Social Media, Freedom of Speech and Social Development


This week’s SMACK discussion was different. We had Shantanu joining the discussion from Delhi, through Skype. The other usual attendees were Shilpa Srivastava, Sanjib Chakravorty, Shubhra and Namrata Datta. We chose an apparently controversial and debatable topic of discussion: Freedom of speech and social media development. Where do we stand socially?

The arrest of Shaheen Dhada and her friend, Renu Srinivasan on the grounds of her post on Mumbai bandh observed on Balasaheb Thackeray’s demise, created quite a stir online, among activists, media and common people. Which brings us to the question pertinent in a democratic country – What is freedom of speech? Do we Indians really enjoy it? Does the law honor the democratic rights?

For those who are unaware, the Section 66A, of the IT Act, considers ‘ sending false and offensive messages through communication services ’ an offence. Excerpts from the act: «electronic mail» and «electronic mail message» means a message or information created or transmitted or received on a computer, computer system, computer resource or communication device including attachments in text, images, audio, video and any other electronic record, which may be transmitted with the message.

The section covers two different acts

Sending offensive or menacing messages sent by using electronic communication means.
Sending false messages to cheat, mislead or deceive people or to cause annoyance to them.

The real question is, what defines an electronic message to be offensive or of menacing character? A person receiving a message might or might not find it to be offensive. Naturally, the definition of ‘offensive’ differs from person to person and that way its interpretation becomes relative. Thus, the ground for applying the law, itself has a fallacy. Cyber crimes like, intentionally sending SPAM messages, phishing emails, threatening messages, etc. can also be punished under this section.
A study shows that cyber-crime convictions have gone down after the amendment of the IT Act in 2008.

Police, in India these days are hardly interested in pursuing cyber crimes. This brings us to a debatable topic of how local police went on to arrest the two girls charged under 66A. Were they persuaded by the ‘Shiv Sainiks’ to arrest? Was there any political influence of any sort? Isn’t it the arrests a little surprising? Don’t you think the provisions of 66A of the IT Act has been misused and not only in this case, but by various state governments? In West Bengal, professors were arrested for mailing cartoons of chief minister Mamata Banarjee to each other and were charged under 66A, Maharashtra police went one step ahead in explaining that those two girls were arrested for spreading communal violence because Shaheen posted her opinion that Mumbai shutdown on the death of Mr. Thackeray was unnatural and forced. Similar cases have been reported in Puducherry and Delhi where the State government pursued its will.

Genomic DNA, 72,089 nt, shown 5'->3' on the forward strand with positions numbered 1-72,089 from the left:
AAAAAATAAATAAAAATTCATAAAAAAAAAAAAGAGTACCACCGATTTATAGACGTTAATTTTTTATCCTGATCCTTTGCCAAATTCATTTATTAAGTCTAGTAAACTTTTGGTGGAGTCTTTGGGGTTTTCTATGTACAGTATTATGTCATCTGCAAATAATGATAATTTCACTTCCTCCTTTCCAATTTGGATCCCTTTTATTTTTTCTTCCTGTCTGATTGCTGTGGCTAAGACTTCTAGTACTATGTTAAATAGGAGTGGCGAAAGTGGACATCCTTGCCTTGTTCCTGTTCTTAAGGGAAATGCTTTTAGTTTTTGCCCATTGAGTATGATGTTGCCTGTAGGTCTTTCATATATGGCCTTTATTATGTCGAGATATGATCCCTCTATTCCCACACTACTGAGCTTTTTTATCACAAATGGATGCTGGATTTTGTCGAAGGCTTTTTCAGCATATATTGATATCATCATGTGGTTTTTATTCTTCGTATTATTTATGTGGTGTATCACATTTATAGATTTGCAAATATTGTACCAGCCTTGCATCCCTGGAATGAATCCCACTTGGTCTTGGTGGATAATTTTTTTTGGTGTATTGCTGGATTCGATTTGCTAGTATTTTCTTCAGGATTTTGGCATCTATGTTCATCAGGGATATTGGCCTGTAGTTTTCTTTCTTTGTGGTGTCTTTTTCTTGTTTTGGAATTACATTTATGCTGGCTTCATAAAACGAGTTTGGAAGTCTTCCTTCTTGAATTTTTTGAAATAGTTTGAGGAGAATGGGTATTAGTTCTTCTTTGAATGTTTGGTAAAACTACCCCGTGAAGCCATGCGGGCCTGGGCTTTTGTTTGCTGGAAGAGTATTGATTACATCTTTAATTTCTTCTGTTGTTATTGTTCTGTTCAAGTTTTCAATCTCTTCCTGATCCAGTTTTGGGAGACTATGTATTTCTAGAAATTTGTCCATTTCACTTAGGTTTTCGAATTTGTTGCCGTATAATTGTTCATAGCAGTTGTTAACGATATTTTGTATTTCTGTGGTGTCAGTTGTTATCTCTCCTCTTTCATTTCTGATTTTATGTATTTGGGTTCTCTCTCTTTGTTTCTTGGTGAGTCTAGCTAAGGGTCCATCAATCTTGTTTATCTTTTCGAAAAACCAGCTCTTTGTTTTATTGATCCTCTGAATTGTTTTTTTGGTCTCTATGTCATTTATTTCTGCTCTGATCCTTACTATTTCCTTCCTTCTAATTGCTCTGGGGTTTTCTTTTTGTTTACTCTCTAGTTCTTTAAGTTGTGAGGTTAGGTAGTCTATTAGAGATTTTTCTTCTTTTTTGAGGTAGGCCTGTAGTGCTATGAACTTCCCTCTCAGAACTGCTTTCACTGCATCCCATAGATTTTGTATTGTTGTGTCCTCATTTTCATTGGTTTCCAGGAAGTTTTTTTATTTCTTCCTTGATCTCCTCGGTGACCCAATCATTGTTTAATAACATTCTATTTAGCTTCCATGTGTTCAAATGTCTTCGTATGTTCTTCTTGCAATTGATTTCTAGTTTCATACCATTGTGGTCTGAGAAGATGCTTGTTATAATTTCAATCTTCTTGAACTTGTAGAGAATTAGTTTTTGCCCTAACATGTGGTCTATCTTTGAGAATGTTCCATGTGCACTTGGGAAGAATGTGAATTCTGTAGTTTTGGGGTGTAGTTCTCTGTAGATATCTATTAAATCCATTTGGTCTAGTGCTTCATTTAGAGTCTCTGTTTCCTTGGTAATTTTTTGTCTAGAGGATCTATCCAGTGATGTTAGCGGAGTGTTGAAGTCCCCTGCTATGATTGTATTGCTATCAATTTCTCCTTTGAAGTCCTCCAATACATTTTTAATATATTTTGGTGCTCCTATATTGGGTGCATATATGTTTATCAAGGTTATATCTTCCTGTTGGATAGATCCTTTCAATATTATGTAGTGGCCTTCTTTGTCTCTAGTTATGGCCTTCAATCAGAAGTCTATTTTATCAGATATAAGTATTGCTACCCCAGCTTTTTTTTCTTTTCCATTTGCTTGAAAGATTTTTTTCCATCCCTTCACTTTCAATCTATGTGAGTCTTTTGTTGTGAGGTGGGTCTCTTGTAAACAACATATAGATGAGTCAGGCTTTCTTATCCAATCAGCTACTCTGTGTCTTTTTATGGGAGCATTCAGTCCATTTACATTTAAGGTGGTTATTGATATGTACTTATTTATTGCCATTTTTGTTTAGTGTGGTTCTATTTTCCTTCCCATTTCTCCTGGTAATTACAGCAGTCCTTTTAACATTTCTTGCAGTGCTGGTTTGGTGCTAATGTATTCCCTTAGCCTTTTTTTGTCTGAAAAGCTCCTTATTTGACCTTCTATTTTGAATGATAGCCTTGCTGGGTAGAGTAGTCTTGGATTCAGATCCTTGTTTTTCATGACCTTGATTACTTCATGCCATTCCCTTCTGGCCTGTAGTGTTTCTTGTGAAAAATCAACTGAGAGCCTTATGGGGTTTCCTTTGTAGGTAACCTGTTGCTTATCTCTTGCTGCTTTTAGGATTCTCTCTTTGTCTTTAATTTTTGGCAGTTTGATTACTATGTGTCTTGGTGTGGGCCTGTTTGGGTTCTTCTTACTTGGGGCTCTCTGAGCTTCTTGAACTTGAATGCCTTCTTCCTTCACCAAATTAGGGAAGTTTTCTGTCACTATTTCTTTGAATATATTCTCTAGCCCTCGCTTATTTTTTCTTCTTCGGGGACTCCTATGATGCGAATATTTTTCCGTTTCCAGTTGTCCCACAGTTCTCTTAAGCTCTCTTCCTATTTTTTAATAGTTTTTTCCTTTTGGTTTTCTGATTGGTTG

The real question is, with the power-mongers ready to pounce at any point of time, are we mature enough to handle this freedom and put it to good use? In the discussion Shantanu’s opinion was quite straight forward. He suggested one has to be careful and diplomatic, while commenting on something sensitive.
Sanjib stated that Shantanu was partially correct about being circumspect, the whole approach was incorrect when it comes to defining democracy. We have freedom of speech, which should be preserved by the law, not curtailed by it, is what he mentioned. Saying what one believes in is fine, as long as the person doesn’t cross a line where opinion without substantial proof can be considered an outright act of defamation.

We thought we must bring to your notice that, the Supreme Court of India on Friday (28th Nov, 2012) has issued notice to the central government and the four states on a petition challenging the constitutional validity of Section 66A of the IT Act that provides for proceeding against people posting annoying and inconvenient comments on social media sites like Twitter and Facebook.
Shreya Singhal, a 21 yr old petitioner filed a PIL in the apex court calling the section 66A unconstitutional, which the police resorted to for the arrest of the two minor girls in Maharashtra recently. A bench headed by Chief Justice Altamas Kabir issued the notice to the Central Government and also to Maharashtra, West Bengal, Puducherry and Delhi, after Attorney General G. E Vahanvati told the court that the Section 66A was grossly abused and solicited the court’s intervention. He defended the section and added that it was abused by the 4 states mentioned above. Shilpa expressed her support towards Shreya’s views in the PIL about the way the Section 66A has been misused.

Do you feel that your freedom of speech has been curtailed? What do you feel about 66A? Let us know.